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Rabies: Why your Dog Needs this Vaccination

Drs. Foster & Smith Educational Staff
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Why Vaccinate for Rabies

The very mention of rabies triggers alarm, and it is accurate to state that the concerns are well founded.


Every year, on September 28th, World Rabies Day helps keep people around the world aware that rabies is still a global risk and that someday it will be possible to eliminate rabies. Why not make this the day you check that your pet's rabies vaccine is up to date?


The rabies virus is shed in the saliva of an infected animal. The virus goes deep into the tissues of the victim through the biting activity of the rabid animal. It spreads through the nervous system and affects the brain. The disease then progresses through three phases:

Prodromal phase: The dog may be apprehensive, nervous, and anxious and may prefer to be alone. He may have a fever and lick the site of a bite. A gentle-natured dog may snap without reason, and a naturally aggressive dog may act quiet and affectionate.

Furious phase: Signs of viciousness, disorientation, and seizures. Death can occur.

Paralytic phase: This phase can follow either one of the first two stages. The animal may salivate and breathe with difficulty. Facial muscles become paralyzed; the jaw drops, and respiratory failure and death usually follow.

Rabies may affect different animals differently. For instance a normally docile animal may become agitated, while a normally nervous, hyperactive animal may seem "tame".


Vaccines play an essential role in ensuring your dog's health and vitality. Vaccines fortify the immune system against bacterial and viral invaders, making your dog better able to fight off infection and less likely to experience debilitating symptoms should he acquire the disease. When you introduce the killed or modified organisms in a vaccine into your dog, you stimulate an immune response, creating antibodies that protect him - for a period of time - against those organisms. His immune system eventually "remembers" this response by creating memory cells, and then employs these cells if the disease-causing organism enters his body. Memory cells resulting from vaccinations help your dog's body respond to diseases much faster and more broadly. Multiple vaccinations are often required to ensure a consistently strong response. The schedule for when rabies vaccines should be given varies by locality, so contact your veterinarian or Vetco for your particular situation.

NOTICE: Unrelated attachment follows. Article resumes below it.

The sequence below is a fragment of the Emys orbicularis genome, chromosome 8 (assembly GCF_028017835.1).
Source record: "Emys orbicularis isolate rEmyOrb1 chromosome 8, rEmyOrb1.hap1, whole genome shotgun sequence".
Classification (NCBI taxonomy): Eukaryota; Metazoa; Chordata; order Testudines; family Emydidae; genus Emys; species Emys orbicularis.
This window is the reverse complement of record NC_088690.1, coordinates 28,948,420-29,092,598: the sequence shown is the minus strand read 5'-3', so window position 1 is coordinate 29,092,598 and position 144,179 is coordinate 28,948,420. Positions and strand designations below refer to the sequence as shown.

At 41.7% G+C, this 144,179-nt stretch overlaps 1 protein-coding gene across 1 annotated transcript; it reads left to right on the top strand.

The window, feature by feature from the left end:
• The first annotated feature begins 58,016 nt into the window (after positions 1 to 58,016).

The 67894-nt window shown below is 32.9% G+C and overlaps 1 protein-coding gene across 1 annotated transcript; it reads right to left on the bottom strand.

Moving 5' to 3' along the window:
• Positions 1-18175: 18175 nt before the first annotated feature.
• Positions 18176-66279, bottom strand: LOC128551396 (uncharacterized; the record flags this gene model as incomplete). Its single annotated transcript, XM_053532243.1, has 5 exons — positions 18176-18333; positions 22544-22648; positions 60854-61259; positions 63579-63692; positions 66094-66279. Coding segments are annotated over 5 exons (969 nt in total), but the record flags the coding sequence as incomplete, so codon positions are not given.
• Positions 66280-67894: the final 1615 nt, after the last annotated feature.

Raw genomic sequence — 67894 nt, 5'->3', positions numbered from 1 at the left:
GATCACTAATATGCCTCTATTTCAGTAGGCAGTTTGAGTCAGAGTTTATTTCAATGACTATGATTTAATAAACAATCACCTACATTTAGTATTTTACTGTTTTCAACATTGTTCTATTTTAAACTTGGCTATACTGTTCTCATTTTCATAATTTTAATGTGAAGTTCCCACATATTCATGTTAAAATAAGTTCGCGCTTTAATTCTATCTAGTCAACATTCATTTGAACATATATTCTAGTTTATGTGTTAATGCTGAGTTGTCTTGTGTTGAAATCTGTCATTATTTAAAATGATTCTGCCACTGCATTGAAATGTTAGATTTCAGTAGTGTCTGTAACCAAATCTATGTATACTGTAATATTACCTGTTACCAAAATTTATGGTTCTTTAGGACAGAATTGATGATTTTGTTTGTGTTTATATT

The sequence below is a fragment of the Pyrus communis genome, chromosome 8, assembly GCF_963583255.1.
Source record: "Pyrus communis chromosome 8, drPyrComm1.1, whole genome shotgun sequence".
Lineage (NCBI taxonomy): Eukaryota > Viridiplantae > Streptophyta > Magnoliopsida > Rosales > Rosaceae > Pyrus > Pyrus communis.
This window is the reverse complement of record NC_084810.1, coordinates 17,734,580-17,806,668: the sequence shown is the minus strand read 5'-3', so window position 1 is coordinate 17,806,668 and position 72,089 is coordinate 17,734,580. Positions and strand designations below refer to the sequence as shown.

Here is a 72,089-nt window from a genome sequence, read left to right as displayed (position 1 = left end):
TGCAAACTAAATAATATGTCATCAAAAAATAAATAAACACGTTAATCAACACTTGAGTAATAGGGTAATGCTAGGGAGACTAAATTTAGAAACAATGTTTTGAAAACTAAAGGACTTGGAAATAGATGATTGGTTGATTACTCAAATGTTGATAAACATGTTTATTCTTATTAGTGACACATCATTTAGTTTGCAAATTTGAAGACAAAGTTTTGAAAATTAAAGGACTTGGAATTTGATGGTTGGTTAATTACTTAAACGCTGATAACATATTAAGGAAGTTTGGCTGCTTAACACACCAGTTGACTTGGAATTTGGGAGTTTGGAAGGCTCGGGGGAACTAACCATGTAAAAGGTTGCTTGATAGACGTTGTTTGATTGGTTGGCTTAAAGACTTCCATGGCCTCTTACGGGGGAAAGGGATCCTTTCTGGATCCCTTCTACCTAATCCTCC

If your pet is due for a rabies vaccination, an affordable, convenient solution is to go to a Vetco Clinic near you. At Vetco, with no appointment needed, and no exam fee, you can get a rabies vaccination and certificate for your pet at an affordable price. Vetco is available in over 30 states and has about 1,400 weekend and evening clinics at Petco stores across the nation. Find your nearest Vetco easily.


  • Rabies affects mammals only, including terrestrial carnivores, humans, or bats.
  • Globally, rabies is carried by dogs; regionally, rabies is carried by skunks, raccoons, foxes, coyotes, or bats and each variant affects each species differently.
  • The different variants of rabies affect each mammal differently. Each variant is named for the species that it is typically found in. For example, the raccoon variant is usually found in raccoons, but other species, such as dogs, may become infected with that variant as well as other variants.
  • Bats do not interact with the public generally. Bats rarely interact with people and the three situations to watch out for (and where there is a risk of bite) include:
    • Any physical contact with a bat ( not just flying around)
    • A bat in a room with an unattended child
    • A bat in your bedroom when you wake up
  • In August, when baby bats leave the colony and make their own home, is a time when humans should be more aware of bat contact.
  • There is no treatment for a dog that contracts the infection, and instances of unvaccinated dogs surviving rabies are extremely rare.
  • If a dog that is up-to-date on rabies vaccinations is bitten or scratched by an animal in the wild, it is considered "exposed to rabies," is revaccinated, and placed under observation for a number of weeks.
  • If a non-vaccinated dog is exposed to rabies, euthanizing is the norm, although, in some cases, the dog may be placed in strict isolation for a number of months.
  • The only way to achieve a definite diagnosis is to examine brain tissue.
  • Each locality has different rabies rules regarding rabies exposure, treatment, and quarantine. Please speak to your local board of health for details.


Rabies is highly preventable if you follow the recommended vaccine schedules and keep your pet away from wild animals. The laws pertaining to rabies vaccinations and biting dogs vary region to region. Your veterinarian is able to guide and assist you in this matter, giving your pet the protection he needs and you peace of mind. The rabies vaccine is a "killed" rabies virus, so there is no chance your dog will contract rabies from the vaccine. It is an effective way to protect your dog from this deadly disease.

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